This important, too long neglected novel is about the plight of a gifted young woman growing up in a Victorian household. Born in 1865, Mary Olivier is the youngest of four children. Although her three brothers are given all the advantages of education, she must struggle to educate herself. But her even greater struggle is with her mother, “Little Mama,” who controls the family through weakness and dependence.
This is one of the finest novels ever written depicting the mother-daughter relationship and the eternal conflict engendered by that deepest of ties. But it is a celebration, too, for although Mary Olivier sacrifices her life–and her lover–to the demands of duty, she finds in the discovery of her intellectual and feminine self a perfect inner freedom.
It’s difficult stuff. The “eternal conflict” is clear quite early on, after one of Mary’s older brothers recovers from a serious illness:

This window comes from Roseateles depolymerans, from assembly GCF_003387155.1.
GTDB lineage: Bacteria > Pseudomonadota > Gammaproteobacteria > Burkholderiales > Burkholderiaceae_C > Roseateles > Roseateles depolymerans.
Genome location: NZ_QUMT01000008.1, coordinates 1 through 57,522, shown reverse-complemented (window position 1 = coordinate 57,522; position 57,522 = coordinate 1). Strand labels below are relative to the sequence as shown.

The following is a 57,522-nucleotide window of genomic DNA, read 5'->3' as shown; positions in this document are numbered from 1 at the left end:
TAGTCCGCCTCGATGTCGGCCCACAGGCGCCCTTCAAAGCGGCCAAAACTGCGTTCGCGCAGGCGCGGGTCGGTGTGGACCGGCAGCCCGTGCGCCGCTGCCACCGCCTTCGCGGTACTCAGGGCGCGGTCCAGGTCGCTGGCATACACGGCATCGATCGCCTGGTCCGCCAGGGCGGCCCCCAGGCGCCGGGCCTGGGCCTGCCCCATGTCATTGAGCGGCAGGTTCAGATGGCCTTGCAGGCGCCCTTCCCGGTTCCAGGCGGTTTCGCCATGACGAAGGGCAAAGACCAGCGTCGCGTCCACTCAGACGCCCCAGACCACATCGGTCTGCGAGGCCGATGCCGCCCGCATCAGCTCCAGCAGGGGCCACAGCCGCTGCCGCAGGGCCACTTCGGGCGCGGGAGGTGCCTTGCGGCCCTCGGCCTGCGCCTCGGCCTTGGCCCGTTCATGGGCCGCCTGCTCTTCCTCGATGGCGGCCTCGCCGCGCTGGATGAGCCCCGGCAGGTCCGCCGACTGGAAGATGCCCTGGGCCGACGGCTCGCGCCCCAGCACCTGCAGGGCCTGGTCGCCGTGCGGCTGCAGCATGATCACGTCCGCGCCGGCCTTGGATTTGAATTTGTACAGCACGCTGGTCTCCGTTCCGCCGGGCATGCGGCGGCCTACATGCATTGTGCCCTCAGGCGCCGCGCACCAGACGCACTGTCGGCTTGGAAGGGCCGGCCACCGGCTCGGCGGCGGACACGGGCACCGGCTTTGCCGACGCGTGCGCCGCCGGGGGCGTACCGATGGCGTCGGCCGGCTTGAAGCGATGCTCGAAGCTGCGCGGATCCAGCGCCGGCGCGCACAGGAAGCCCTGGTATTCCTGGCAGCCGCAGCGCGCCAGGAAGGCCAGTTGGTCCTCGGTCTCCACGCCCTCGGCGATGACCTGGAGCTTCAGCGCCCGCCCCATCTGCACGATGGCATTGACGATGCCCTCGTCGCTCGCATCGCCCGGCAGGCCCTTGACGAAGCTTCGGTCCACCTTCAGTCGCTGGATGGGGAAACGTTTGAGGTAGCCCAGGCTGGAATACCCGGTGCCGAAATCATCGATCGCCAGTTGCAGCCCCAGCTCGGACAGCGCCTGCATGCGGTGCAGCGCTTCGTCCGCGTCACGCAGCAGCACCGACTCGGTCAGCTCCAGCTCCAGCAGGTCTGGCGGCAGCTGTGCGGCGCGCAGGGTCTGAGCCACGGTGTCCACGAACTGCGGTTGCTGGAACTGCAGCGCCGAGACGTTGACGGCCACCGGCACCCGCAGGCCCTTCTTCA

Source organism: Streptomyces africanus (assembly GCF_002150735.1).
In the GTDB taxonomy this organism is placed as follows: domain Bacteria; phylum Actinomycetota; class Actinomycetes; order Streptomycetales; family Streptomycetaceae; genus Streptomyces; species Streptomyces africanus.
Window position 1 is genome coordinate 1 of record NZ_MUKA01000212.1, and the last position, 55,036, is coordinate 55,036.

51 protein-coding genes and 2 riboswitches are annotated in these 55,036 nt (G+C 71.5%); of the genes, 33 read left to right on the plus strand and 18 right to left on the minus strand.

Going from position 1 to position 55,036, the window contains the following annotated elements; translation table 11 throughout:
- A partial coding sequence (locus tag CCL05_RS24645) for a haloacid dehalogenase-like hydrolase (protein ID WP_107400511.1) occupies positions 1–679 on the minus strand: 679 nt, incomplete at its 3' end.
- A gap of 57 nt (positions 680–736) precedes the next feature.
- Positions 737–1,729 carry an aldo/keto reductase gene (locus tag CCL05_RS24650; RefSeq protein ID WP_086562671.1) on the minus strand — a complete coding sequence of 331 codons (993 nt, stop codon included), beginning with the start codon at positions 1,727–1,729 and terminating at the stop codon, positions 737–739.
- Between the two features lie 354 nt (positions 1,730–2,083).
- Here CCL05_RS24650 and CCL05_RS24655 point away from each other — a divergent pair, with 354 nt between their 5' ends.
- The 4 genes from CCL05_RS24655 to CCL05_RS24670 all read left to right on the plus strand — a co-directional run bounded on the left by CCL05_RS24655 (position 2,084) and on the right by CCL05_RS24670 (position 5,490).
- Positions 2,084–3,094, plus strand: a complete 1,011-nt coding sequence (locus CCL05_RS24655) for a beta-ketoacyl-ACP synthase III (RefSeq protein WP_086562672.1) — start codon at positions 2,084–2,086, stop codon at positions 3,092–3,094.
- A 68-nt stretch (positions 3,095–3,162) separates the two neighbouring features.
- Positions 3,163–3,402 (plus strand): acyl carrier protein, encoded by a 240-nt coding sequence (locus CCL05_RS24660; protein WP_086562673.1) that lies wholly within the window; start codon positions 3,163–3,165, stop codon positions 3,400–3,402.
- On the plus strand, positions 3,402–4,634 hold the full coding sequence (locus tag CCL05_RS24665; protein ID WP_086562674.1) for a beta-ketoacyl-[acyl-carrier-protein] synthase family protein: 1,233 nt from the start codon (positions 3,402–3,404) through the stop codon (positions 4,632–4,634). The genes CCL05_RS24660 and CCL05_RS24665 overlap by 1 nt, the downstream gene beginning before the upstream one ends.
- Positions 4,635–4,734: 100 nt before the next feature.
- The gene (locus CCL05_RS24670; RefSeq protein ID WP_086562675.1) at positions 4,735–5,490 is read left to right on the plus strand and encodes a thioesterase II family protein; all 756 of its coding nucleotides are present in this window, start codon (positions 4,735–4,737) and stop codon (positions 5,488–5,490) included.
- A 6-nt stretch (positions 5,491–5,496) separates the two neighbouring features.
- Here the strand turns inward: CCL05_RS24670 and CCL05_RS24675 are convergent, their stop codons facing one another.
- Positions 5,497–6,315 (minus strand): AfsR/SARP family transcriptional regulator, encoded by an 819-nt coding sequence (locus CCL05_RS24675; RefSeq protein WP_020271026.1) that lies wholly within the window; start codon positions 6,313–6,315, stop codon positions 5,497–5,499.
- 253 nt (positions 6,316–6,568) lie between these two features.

Something she didn’t notice at the time and remembered afterwards when Roddy was well again. Jenny saying to Mamma, “If it had to be one of them it ought to have been Miss Mary.”
And Mamma saying to Jenny, “It wouldn’t have mattered so much if it had been the girl.”
And, on the very next page:
You knew when she loved you. You could almost count the times: the time when Papa frightened you; the time when you cut your forehead; the time the lamb died; all the whooping-cough and chicken-pox times and when Mets, the wax doll, fell off the schoolroom table and broke her head; and when Mark went away to school.
As Mary moves from childhood to adolescence, her mother continues to degrade her and is dismissive of Mary’s intellect. I’m about halfway through, and Mary is about to begin her adult life.
Well, this is just so sad. The book is well-written, but reading it is tying my stomach up in knots. I’m going to shift gears for a day or so and read a few essays from At Large and at Small, by Anne Fadiman. I’ll be back with a review of Mary Olivier in a few days.